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Academy award winner Pawel Pawlikowski shares his filmmaking secrets
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As the post-Oscars haze now truly kicks in, and the Internet sets about highlighting the Academy’s decision-making strengths and shortcomings, a category far too often overlooked is the best Foreign Language Film. This year saw Polish film Ida take home the golden statuette; the story of a young nun in the 1960s – played by newcomer Agata Trzebuchowska – who discovers she is of Jewish descent while in preparation to take her holy orders. The film has drawn approving comparisons to Carl Theodor Dreyer’s The Passion of Joan of Arc, as well as some new wave features. You can watch the trailer here.
However, the journey to becoming the first Polish film to win the prestigious award was not without healthy competition. The Russian film Leviathan, which has proven equally controversial on home soil, has presented a strong battle with Ida, winning a BAFTA earlier in the month. Such equally strong contenders through this year’s award season has also reflected well on the BFI London Film Festival who, in their last two years, presented both nominated films with their Best Film prize.
Fortunately for Met Film School students, they can now say they have been in the company of an Academy award winner, as we were luckily enough to host director Pawel Pawlikowski for a masterclass discussion last summer. Over the course of an hour-long conversation he discussed candidly his career as a filmmaker and documentarian, as well as shining light on his creative impulses and thought processes.
Here are four key highlights from the discussion:
- What makes a good film? – Pinpointing what constitutes a good film is definitely a subjective and personal challenge, but it was one that Pawel took on while discussing filmmaking. He spoke particularly about the importance of drawing upon a rich mix of components in crafting something complete and emotive. Chiefly expressed was his passion for cinema of the early 70s – speaking fondly of films such as Chinatown – that explore something deeper then just a story and ultimately discover a place “where narrative, images and strong moments are kept in some sort of balance.”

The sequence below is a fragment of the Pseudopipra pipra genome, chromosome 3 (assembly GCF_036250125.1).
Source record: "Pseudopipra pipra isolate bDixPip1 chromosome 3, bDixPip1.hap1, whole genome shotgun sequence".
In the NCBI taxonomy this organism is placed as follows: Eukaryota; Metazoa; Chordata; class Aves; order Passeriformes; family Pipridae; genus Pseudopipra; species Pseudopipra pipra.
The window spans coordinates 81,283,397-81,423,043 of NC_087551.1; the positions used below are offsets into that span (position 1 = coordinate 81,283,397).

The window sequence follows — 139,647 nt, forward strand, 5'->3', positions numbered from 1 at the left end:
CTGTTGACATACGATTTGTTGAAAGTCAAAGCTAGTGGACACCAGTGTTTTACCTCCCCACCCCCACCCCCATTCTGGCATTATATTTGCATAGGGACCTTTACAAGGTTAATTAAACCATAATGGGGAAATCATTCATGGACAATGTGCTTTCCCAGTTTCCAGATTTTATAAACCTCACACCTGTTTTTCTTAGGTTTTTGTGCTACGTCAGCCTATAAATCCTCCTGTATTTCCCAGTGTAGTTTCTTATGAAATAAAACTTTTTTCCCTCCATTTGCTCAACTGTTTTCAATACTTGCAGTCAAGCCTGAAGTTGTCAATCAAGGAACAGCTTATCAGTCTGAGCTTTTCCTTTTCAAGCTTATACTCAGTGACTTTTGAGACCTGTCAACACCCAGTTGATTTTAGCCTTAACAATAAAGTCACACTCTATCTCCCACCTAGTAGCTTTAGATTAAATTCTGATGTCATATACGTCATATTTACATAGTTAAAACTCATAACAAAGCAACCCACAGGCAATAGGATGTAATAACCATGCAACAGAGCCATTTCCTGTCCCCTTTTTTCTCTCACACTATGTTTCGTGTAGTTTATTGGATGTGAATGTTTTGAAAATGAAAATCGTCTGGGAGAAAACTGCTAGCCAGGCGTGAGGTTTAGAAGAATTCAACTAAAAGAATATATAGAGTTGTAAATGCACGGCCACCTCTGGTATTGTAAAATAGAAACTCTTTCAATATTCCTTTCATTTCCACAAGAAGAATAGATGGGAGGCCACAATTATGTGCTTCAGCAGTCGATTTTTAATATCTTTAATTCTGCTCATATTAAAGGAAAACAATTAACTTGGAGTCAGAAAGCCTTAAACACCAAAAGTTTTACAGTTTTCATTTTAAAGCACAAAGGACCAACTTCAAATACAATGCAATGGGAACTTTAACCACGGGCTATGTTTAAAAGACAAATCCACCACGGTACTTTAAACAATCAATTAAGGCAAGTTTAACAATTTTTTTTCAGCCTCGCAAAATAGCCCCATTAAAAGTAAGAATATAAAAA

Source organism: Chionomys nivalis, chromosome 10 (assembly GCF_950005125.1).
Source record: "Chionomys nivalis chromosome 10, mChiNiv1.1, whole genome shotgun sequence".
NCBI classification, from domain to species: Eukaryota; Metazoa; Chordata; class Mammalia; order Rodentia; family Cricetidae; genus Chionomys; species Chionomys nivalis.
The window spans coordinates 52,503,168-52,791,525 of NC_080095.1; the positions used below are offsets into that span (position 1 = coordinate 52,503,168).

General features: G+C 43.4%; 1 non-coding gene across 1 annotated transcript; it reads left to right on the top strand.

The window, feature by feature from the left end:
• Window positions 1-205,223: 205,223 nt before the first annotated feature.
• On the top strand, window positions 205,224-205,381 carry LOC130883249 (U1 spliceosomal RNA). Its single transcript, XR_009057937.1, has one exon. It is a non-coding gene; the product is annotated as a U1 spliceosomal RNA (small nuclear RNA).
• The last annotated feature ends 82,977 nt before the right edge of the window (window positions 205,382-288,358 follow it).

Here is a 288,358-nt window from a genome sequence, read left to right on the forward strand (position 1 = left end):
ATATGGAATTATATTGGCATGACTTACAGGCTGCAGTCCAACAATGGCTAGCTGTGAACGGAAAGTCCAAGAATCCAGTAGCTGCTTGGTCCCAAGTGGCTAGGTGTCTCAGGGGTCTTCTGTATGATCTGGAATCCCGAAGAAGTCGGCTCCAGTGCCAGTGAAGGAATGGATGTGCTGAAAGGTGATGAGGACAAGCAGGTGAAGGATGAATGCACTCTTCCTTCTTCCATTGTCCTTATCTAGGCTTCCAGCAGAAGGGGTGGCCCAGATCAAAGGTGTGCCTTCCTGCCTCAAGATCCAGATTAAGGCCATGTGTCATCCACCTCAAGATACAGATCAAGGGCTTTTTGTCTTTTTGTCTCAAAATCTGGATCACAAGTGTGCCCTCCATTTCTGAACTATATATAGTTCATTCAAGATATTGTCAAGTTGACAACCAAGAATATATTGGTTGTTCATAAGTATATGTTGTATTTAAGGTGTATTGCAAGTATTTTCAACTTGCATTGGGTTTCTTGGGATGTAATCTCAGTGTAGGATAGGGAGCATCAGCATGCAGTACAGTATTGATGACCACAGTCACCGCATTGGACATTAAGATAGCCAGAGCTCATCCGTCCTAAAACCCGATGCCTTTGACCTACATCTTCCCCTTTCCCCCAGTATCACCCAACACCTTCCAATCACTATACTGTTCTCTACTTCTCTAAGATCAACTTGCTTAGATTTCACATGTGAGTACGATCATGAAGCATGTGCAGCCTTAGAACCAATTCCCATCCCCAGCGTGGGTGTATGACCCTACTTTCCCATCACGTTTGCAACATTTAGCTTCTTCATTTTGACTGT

- Picking a good story – However, this isn’t to suggest that working with a good story isn’t important. Pawel spoke about often having a few possible film ideas in mind at one time, and highlighted what three core elements he needs to see in a story before making one a reality. He said:
“I need a story with layers and possibilities, two of three characters who are somehow interesting, conflicted or paradoxical in someway and who want something that is not available in the real world, and an environment where it could happen, an interesting world you can visually translate into landscape images.”
- Drawing on other influences – For the benefit of a room full of budding filmmakers, our masterclasses frequently focus on how our guests made their break into the industry. In this case Pawel talked about falling into directing after exploring other avenues, benefitting from growing up in a less cut-throat and pressured period. He explained that his passions and skills for storytelling, photography and music have all proven to be advantageous in being a filmmaker, saying “cinema [for me] is a playground where you can use all sorts of interests, throw all sorts of things into the pot and play with them and hopefully something emerges that makes sense and has form.”
- Ida’s techniques & risk taking – When talking specifically about Ida, it was discussed that the film, on paper, is a precarious investment for a producer. For most it could be deemed more challenging then Pawel’s previous work in that it is purely Polish dialogue, shot in black & white, and reverts to using an academy ratio (1.33:1), a production technique that was largely phased out after the introduction of widescreen.The result is a deeply unique film, one that benefits from its difference to the contemporary zeitgeist.In justifying his creative decisions, Pawel said that in addition to the techniques being befitting to recreating the time period, it was equally “an attempt to make a film that’s a little bit out of time, that is a little bit abstract and is removed from reality. I wanted a feel that is not just timeless, but feels like a meditation.”
Met Film School would like to congratulate Pawel and his team for their Academy award success in what has been a major triumph for Polish cinema. Na zdrowie!